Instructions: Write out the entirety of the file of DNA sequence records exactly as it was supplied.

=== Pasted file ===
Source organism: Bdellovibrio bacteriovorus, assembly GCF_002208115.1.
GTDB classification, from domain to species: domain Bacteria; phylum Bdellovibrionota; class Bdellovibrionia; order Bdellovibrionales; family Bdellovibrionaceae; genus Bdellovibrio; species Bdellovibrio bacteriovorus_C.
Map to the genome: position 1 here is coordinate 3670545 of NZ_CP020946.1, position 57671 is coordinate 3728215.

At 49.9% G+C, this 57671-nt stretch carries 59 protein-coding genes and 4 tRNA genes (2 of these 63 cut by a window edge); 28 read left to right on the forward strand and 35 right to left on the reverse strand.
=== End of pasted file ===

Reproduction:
Source organism: Bdellovibrio bacteriovorus, assembly GCF_002208115.1.
GTDB classification, from domain to species: domain Bacteria; phylum Bdellovibrionota; class Bdellovibrionia; order Bdellovibrionales; family Bdellovibrionaceae; genus Bdellovibrio; species Bdellovibrio bacteriovorus_C.
Map to the genome: position 1 here is coordinate 3670545 of NZ_CP020946.1, position 57671 is coordinate 3728215.

At 49.9% G+C, this 57671-nt stretch carries 59 protein-coding genes and 4 tRNA genes (2 of these 63 cut by a window edge); 28 read left to right on the forward strand and 35 right to left on the reverse strand.